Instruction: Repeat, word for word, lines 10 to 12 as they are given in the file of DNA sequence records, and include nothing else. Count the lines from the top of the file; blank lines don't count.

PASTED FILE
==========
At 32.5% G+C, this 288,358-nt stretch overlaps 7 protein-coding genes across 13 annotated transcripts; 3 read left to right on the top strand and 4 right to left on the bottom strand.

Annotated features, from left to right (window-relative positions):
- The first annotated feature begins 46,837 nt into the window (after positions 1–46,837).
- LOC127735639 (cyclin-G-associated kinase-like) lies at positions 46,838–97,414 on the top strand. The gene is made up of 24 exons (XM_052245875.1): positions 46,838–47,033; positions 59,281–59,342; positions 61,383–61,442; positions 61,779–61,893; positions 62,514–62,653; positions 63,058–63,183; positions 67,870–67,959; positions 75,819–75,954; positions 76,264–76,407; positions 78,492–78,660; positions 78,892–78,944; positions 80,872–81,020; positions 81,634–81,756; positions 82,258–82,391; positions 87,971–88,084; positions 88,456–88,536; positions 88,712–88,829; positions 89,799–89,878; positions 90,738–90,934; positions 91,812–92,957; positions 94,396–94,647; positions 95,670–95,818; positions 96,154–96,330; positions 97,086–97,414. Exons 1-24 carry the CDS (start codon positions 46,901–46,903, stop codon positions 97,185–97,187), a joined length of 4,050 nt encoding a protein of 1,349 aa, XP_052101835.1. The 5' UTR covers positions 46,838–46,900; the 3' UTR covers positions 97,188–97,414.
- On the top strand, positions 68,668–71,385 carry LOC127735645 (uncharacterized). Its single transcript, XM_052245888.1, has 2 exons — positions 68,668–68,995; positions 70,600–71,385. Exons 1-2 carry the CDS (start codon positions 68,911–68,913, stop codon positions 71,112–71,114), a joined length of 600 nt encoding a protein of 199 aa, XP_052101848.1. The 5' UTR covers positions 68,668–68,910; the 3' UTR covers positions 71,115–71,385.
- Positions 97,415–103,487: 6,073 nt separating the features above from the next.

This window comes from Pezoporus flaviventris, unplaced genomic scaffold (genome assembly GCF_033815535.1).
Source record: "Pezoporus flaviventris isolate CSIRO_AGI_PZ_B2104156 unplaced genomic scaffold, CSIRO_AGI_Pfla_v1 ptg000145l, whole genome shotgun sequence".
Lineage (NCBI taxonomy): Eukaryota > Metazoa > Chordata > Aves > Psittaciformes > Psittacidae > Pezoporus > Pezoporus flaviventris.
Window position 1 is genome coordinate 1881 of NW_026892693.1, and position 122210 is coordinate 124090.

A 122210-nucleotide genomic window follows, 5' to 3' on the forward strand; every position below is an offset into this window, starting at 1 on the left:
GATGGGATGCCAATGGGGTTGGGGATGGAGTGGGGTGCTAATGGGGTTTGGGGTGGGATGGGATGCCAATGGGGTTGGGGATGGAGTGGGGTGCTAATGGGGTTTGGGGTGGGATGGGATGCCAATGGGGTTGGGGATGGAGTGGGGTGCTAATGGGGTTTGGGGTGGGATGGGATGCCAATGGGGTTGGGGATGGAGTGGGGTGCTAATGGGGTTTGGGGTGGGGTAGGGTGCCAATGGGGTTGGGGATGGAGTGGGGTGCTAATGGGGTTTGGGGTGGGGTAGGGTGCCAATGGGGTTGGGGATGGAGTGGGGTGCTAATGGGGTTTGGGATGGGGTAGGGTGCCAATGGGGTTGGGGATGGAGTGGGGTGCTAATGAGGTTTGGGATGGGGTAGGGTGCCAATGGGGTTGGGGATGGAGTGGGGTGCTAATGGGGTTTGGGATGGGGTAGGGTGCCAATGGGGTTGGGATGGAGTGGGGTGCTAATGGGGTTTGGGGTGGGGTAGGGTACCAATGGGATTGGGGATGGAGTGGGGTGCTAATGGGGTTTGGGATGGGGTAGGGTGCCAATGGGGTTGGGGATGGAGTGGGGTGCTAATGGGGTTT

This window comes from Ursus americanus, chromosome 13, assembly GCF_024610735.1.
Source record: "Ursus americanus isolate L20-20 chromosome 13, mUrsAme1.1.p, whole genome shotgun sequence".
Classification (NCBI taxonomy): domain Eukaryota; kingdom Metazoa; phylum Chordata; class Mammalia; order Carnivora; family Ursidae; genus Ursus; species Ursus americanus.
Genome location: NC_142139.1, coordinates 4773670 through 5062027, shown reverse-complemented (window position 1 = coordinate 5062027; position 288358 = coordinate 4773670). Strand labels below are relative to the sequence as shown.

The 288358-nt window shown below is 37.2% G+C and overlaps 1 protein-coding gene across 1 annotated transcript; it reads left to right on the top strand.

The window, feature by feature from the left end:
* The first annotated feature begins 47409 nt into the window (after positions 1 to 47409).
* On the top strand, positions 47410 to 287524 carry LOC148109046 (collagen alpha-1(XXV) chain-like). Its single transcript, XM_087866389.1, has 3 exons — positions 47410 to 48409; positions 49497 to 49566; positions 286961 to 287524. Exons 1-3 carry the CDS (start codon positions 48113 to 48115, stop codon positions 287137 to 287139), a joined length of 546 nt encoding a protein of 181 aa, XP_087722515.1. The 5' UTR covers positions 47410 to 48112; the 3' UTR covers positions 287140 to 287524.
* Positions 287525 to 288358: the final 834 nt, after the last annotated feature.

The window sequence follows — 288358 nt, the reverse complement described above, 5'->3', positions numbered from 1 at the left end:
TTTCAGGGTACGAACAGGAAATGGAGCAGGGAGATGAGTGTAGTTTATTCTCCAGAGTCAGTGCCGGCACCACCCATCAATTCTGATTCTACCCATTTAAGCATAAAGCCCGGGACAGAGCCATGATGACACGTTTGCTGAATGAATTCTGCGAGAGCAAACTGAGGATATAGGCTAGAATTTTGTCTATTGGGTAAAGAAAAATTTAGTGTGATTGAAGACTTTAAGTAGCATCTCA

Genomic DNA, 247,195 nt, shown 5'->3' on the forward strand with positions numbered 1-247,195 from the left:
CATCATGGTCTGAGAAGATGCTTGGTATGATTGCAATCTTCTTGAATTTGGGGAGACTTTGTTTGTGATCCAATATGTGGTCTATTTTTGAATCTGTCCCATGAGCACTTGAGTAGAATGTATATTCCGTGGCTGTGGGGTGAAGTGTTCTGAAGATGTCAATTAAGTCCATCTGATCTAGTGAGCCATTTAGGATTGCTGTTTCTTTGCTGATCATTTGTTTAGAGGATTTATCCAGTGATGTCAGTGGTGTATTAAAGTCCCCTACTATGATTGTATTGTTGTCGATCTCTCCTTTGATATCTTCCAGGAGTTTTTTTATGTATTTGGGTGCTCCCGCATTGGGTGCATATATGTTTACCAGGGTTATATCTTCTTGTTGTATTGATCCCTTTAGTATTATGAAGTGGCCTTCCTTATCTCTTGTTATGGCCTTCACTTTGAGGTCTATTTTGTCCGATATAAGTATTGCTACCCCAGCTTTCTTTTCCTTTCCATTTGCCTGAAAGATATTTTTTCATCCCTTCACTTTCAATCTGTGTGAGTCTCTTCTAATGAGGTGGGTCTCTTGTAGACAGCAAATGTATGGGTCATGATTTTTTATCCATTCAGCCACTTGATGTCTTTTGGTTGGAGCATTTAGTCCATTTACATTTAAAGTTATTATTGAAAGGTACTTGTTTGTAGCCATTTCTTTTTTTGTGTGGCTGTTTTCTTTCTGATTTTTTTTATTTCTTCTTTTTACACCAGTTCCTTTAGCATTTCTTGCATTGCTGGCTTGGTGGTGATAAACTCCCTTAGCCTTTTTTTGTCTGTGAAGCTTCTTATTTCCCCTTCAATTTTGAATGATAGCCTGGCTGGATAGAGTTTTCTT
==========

Window position 1 is genome coordinate 1881 of NW_026892693.1, and position 122210 is coordinate 124090.

A 122210-nucleotide genomic window follows, 5' to 3' on the forward strand; every position below is an offset into this window, starting at 1 on the left:
GATGGGATGCCAATGGGGTTGGGGATGGAGTGGGGTGCTAATGGGGTTTGGGGTGGGATGGGATGCCAATGGGGTTGGGGATGGAGTGGGGTGCTAATGGGGTTTGGGGTGGGATGGGATGCCAATGGGGTTGGGGATGGAGTGGGGTGCTAATGGGGTTTGGGGTGGGATGGGATGCCAATGGGGTTGGGGATGGAGTGGGGTGCTAATGGGGTTTGGGGTGGGGTAGGGTGCCAATGGGGTTGGGGATGGAGTGGGGTGCTAATGGGGTTTGGGGTGGGGTAGGGTGCCAATGGGGTTGGGGATGGAGTGGGGTGCTAATGGGGTTTGGGATGGGGTAGGGTGCCAATGGGGTTGGGGATGGAGTGGGGTGCTAATGAGGTTTGGGATGGGGTAGGGTGCCAATGGGGTTGGGGATGGAGTGGGGTGCTAATGGGGTTTGGGATGGGGTAGGGTGCCAATGGGGTTGGGATGGAGTGGGGTGCTAATGGGGTTTGGGGTGGGGTAGGGTACCAATGGGATTGGGGATGGAGTGGGGTGCTAATGGGGTTTGGGATGGGGTAGGGTGCCAATGGGGTTGGGGATGGAGTGGGGTGCTAATGGGGTTT